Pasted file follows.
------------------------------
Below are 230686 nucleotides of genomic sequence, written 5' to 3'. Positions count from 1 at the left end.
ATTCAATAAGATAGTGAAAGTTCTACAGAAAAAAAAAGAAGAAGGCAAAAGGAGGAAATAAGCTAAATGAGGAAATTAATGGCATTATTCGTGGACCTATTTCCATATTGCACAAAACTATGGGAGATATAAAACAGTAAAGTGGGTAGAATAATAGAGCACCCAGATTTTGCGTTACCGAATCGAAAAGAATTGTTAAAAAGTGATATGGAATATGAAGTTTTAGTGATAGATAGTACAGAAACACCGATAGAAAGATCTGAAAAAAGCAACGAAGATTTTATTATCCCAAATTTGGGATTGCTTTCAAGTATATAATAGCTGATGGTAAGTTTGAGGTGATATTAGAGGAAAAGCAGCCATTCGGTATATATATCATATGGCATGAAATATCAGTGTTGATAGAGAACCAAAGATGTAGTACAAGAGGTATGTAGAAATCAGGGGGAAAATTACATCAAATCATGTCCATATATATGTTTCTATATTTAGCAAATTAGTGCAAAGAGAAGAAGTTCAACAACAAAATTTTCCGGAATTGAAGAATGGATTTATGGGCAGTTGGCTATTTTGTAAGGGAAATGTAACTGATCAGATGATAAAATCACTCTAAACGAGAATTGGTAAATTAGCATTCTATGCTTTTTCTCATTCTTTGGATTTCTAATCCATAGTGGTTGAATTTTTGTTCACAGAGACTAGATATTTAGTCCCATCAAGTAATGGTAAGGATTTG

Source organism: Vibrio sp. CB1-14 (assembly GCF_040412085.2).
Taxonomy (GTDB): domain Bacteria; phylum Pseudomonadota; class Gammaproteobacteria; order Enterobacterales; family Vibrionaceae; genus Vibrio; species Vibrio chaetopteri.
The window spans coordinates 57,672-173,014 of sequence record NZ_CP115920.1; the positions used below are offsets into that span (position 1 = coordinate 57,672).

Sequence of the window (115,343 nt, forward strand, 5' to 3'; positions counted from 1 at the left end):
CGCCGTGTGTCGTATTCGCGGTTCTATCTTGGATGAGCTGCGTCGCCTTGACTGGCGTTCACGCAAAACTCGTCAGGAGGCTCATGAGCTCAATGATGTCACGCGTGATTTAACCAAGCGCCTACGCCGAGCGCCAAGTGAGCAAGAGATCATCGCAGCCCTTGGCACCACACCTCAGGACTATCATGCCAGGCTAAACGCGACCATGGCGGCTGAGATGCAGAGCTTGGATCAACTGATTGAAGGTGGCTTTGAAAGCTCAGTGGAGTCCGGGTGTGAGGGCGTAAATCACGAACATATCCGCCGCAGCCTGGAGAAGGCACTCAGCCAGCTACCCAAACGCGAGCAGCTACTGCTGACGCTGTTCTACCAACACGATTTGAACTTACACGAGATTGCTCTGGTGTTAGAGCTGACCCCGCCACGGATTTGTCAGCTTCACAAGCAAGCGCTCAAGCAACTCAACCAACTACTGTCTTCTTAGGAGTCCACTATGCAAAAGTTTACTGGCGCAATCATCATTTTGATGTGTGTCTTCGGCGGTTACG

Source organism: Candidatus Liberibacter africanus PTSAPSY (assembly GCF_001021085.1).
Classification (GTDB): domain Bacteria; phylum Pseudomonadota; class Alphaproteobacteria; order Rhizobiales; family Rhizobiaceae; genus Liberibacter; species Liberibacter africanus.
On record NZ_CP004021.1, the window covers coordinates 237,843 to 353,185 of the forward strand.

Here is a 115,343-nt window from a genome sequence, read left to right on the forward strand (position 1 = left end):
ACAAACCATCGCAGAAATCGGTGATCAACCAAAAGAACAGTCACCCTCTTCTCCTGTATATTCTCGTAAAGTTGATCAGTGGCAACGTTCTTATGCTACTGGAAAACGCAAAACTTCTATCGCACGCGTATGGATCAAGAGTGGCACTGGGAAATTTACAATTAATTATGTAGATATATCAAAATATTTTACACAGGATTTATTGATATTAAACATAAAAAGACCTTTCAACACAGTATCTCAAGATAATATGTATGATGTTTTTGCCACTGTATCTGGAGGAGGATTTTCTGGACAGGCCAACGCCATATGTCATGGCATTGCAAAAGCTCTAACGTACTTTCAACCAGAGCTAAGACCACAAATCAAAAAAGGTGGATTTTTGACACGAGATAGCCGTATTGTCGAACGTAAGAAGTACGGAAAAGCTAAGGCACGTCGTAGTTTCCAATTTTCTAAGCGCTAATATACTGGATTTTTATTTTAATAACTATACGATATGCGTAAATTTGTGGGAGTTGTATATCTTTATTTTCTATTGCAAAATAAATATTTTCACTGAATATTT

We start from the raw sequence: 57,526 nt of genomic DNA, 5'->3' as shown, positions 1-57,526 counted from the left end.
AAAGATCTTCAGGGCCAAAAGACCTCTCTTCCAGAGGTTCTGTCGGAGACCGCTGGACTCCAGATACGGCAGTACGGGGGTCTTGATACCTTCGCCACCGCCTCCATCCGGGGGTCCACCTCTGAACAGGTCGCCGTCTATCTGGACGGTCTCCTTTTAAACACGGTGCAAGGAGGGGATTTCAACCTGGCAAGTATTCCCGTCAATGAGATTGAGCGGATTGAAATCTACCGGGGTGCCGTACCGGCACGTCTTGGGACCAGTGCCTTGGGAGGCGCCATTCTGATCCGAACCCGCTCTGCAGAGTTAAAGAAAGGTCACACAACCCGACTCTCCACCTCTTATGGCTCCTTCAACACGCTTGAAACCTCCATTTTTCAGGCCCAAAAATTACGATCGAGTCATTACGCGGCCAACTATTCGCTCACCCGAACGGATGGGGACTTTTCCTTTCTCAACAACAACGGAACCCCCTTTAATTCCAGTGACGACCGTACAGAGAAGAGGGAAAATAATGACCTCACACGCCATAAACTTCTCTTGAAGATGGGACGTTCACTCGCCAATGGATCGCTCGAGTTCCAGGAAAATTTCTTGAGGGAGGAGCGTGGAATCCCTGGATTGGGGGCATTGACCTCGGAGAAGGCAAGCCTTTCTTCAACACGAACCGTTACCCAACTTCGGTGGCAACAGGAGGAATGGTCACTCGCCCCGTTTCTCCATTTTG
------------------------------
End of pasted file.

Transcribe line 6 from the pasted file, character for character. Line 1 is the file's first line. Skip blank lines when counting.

Sequence of the window (115,343 nt, forward strand, 5' to 3'; positions counted from 1 at the left end):